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2.3 Functions of unsaturated fatty acids

The major roles of lipids in the body are: to store energy, to provide energy, and to provide stable cellular membranes. Energy is stored in the body as TAGs in adipose tissue. Adipose tissue mainly consists of SFAs and MUFAs, although to some extent this is dependent on an individual’s diet (see BNF 1992 for further details). The hormone insulin ensures that fatty acids in circulating lipoproteins are liberated and transported into adipose tissue by activating the enzyme lipoprotein lipase. Insulin is produced in response to glucose entering the blood from the gut, so concentrations are high after a meal. When the concentration of insulin in the blood drops (i.e. during fasting), hormone-sensitive lipase is activated and fatty acids are mobilised to meet energy demands. The free fatty acids are carried in the bloodstream bound to albumin to where they are needed in the tissue cells and are broken down in mitochondria by β-oxidation.

Unsaturated fatty acids are found in membranes as esterified phosphoglycerides (also known as phospholipids). The degree of unsaturation introduces ‘kinks’ into the hydrocarbon chain and affects the ability of the phosphoglycerides to pack together. However, chains containing multiple double bonds pack together better than chains containing few double bonds, as the chains adopt a helical configuration. Thus, membranes containing high proportions of the long chain PUFAs are the most stable, i.e. they are the most permeable to water, ensuring efficient intracellular metabolism. (For further details on the structural role of unsaturated fatty acids, see BNF 1992.)

Key points:

What are unsaturated fatty acids?

  • • 
    Fatty acids are the building blocks from which lipids are made. Fatty acids are found in foods and are stored in the body mainly in the form of triacylglycerols (a molecule of glycerol combined with three fatty acid chains).
  • • 
    Unsaturated fatty acids are hydrocarbon chains containing at least one carbon–carbon double bond.
  • • 
    Most fatty acids can be synthesised in the body. Those that cannot are termed EFAs and must be acquired from the diet. In humans, the EFAs are the n-3 (omega 3) PUFA α-linolenic acid (ALNA) and the n-6 (omega 6) PUFA linoleic acid (LA).
  • • 
    Oxidised metabolites of fatty acids are called eicosanoids. These compounds act as regulatory signals in the body and can bring about inflammatory effects.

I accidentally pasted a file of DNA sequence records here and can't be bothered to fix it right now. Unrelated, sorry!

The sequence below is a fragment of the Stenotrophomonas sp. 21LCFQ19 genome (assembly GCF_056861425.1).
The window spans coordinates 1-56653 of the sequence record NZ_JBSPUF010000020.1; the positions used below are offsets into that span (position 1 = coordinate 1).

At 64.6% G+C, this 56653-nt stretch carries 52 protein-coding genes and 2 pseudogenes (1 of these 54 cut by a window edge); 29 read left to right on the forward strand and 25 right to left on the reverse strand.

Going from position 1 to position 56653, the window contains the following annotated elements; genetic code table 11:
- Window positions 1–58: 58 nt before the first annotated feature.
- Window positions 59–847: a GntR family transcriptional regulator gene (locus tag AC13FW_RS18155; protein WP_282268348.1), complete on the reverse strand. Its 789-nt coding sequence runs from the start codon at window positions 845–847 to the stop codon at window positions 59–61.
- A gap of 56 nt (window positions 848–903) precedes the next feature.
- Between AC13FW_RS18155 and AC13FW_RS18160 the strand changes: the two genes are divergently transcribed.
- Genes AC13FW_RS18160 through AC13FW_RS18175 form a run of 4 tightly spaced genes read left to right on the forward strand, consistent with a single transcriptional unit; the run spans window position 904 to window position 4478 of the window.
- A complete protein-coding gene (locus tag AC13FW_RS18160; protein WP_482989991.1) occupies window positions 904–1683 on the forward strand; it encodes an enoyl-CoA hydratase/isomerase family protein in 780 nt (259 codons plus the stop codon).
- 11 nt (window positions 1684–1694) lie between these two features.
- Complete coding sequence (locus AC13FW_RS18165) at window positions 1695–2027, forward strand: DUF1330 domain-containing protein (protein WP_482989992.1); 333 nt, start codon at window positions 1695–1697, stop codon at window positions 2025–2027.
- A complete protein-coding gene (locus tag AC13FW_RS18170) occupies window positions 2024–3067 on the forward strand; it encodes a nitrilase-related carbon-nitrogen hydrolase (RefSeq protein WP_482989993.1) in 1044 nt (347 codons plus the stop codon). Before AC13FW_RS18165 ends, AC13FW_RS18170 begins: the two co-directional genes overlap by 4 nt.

• • 
    Fatty acids are used in the body as a means of energy storage, to provide energy, and to provide stable cellular membranes.

3. Unsaturated fatty acids in the UK diet

  1. Top of page
  2. Abstract
  3. 1. Introduction
  4. 2. What are unsaturated fatty acids?
  5. 3. Unsaturated fatty acids in the UK diet
  6. 4. Unsaturated fatty acids in health and disease
  7. 5. Unsaturated fatty acids and public health
  8. 6. Conclusions
  9. Acknowledgements
  10. References
  11. Appendix

3.1 Sources of fat in the diet

Fat is found in most food groups, and foods containing fat generally provide a range of different fatty acids, both saturated and unsaturated. Table 2 outlines the unsaturated fatty acid content of a range of different foodstuffs that are commonly consumed in the British diet. Further details about the contribution that these, and other, foods make to total fat intake are included in a following section (Major contributors to unsaturated fatty acid intake).

Table 2.  Fat in the diet (g fat/100 g food)
 Total fat g/100 gMUFA g/100 gcis-PUFA g/100 g
n-3n-6
  1. Source: FSA (2002).

  2. MUFA, monounsaturated fatty acid; PUFA, polyunsaturated fatty acid.

Cod liver oil99.944.6024.40 3.50
Olive oil99.973.00 0.70 7.50
Vegetable oil (blended)99.953.20 6.5023.26
Margarine84.419.92 1.29 8.33
Butter82.218.48 1.41 2.27
Polyunsaturated spread68.515.12 0.1633.40
Peanuts46.022.03 0.3512.75
Cheese (cheddar)32.7 7.14 0.99 0.77
Chocolate (milk)30.7 9.45 0.09 1.02
Biscuits (digestives)20.3 7.37 0.09 1.86
Avocados19.314.50 0.07 1.16
Cream (single)19.1 4.54 0.11 0.49
Cakes (sponge)16.7 5.51 0.31 0.81
Eggs11.2 4.31 0.08 1.61
Chips11.0 2.69 0.01 0.16
Lamb (raw, lean) 8.0 2.58 0.16 0.28
Oil-rich fish, e.g. salmon 7.8 3.23 1.85 0.27
Beef (raw, lean) 4.3 1.76 0.07 0.17
Pork (raw, lean) 4.0 1.50 0.09 0.61
Whole milk 4.0 0.93 0.02 0.10
Chicken (white meat) 3.7 1.58 0.13 0.60
Yogurt (whole milk) 3.0 0.71 0.05 0.07
White bread 1.9 0.25 0.04 0.62
Semi-skimmed milk 1.7 0.39 0.01 0.05
White fish, e.g. cod 0.7 0.08 0.26 0.02